--Duke William tips back his helmet to show his face. The man riding ahead of the Duke is possibly Count Eustace of Boulogne. A long line of archers in the lower margin accompanies the renewed cavalry charge.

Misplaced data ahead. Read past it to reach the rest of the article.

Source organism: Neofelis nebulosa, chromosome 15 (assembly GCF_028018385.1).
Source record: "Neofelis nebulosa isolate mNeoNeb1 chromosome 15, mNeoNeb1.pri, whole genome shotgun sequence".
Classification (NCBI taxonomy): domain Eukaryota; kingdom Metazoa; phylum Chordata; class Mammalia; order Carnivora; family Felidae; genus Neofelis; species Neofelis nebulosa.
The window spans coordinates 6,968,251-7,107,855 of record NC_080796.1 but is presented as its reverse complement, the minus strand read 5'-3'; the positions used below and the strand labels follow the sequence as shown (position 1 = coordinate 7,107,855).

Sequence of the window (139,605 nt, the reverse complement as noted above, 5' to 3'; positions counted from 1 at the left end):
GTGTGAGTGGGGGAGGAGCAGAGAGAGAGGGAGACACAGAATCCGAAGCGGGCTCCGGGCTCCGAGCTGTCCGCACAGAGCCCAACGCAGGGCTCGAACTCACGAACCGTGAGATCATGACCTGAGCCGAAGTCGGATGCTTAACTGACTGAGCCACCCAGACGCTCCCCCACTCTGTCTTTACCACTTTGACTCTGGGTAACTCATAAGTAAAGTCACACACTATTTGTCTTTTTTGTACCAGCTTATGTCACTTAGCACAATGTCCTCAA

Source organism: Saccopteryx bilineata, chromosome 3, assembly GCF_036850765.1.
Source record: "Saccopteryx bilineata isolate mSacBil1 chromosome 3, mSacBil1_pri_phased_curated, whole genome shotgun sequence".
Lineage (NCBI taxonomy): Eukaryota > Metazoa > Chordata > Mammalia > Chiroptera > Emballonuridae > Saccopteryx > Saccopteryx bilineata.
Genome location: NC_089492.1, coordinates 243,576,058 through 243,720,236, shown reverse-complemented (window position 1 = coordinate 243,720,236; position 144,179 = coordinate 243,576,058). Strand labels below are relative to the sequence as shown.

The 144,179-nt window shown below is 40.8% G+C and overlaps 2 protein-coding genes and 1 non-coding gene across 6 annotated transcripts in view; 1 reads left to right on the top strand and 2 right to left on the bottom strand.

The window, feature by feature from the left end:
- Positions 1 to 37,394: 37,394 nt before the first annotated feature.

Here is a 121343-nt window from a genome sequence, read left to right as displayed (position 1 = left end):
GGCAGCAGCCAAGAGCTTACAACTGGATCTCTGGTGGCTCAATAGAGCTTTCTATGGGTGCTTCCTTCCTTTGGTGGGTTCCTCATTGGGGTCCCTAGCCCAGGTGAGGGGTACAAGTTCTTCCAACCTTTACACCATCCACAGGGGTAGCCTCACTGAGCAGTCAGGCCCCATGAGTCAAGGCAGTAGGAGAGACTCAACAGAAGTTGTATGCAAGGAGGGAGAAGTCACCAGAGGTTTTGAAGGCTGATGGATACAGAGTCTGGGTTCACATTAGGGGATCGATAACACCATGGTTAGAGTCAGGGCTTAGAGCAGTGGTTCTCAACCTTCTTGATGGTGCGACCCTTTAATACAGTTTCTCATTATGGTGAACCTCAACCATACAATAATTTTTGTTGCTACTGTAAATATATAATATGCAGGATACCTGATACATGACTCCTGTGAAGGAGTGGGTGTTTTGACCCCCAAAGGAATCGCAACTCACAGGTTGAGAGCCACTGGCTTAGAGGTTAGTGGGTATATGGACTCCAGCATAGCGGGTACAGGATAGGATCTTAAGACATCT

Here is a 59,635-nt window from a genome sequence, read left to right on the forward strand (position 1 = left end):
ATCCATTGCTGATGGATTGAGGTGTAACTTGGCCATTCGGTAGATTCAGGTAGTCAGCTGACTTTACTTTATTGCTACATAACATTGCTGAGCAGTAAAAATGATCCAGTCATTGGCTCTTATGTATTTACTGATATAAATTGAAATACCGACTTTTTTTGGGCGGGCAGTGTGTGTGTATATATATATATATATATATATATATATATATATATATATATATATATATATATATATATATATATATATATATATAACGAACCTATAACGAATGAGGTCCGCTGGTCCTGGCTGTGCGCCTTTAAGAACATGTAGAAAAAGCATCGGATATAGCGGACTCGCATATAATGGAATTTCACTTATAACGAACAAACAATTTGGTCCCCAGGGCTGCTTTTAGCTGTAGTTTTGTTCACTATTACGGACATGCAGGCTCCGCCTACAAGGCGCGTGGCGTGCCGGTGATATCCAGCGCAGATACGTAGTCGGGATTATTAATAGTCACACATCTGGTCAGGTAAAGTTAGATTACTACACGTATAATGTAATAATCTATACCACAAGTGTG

Notre-Dame Cathedral is a fine Norman Gothic building. Only the towers and the crypt remain from the original church, which was completed in 1077 by Odo of Conteville, King William’s turbulent companion in arms whom he eventually had to restrain. The portal of the south transept is pure in style; the tympanum over the door shows the story of Thomas Becket, Archbishop of Canterbury, who was assassinated in his cathedral on the orders of Henry II. The well-lit nave is a blend of Romanesque and Gothic dating from the 13th century. The St-Pierre chapel in the north side contains this beautiful altarpiece called a retable depicting the Litany of the Blessed Virgin Mary. There are some chapels along the south side of the cathedral that still contain 15th century frescoes. Beneath the chancel is the 11th century crypt, which is divided into three small chambers, each of which contains six bays of groined vaulting. Above the decorated foliage of the capitals are 15th century frescoes (restored) of angel musicians. Just outside the cathedral is the rue Bienvenu with a beautiful timber-framed house decorated with wooden carvings inspired by religion and legend. Across the street we decided to have a typical Normandy lunch at the Au Louis d'Or Crêperie. Each of us chose something different and which we then shared while downing bowls of apple cider. Unfortunately we did not have time to wander the streets of Old Bayeux because we were in a hurry to get to the American Cemetery and Memorial in Colleville-sur-Mer. After visiting the brand new Visitor’s Center and Museum, we walked down to Omaha Beach along a small path, which winds down the cliffside. After making it back to the top again we explored the vast cemetery with its 9,385 Carrara marble crosses. I’ve written about this place before in blog postings from 18 JAN 2010 to 22 MAY 2010. Check them out for more photos and a better understanding of what can be found in the cemetery. The American Battle Monuments Commission has a great site with even more information. This final picture is of the monument erected just outside of the cemetery to the US 1st Infantry Division. Running out of daylight, we hurried on to La pointe du Hoc. The Jurassic limestone plateau ends in a tall cliff (over 30 meters) dominating the lower rocky shoreline at Grandcamp. The Germans heavily defended la pointe du Hoc; their observation post covered all that sector of the sea where the American invasion fleet appeared on the morning of 6 June 1944. As the troops landing on Omaha Beach would have been particularly vulnerable to attack from this battery the American commander ordered a naval bombardment in which the Texas fired 600 salvoes of 14-inch shells. The 2nd Battalion of specially trained Rangers captured the position by assault at dawn on 6 June scaling the cliffs with ropes and extendable ladders but not without heavy losses – 135 Rangers out of 225. It took the full force of the commandos of the 116th Regiment of the US infantry, assisted by tanks, to subdue the German defences. You can read more at my blog posting from 3 JANUARY 2010. The gaping craters and battered blockhouses give some idea of the intensity of the fighting. A slim granite column on the edge of the cliff commemorates the battle. Our last stop for the day was in La Cambe. This is the final resting place for over 21,500 German soldiers who fell in the fighting of 1944. You can read more about it on my previous posting from 22 MAY 2010. The only photo I took on my brother’s final day was this one in my living room. That morning I had to get up very early to take him to Caen to catch a Brittany Ferry for Portsmouth. We had a fantastic time together and I can’t wait for him to visit again.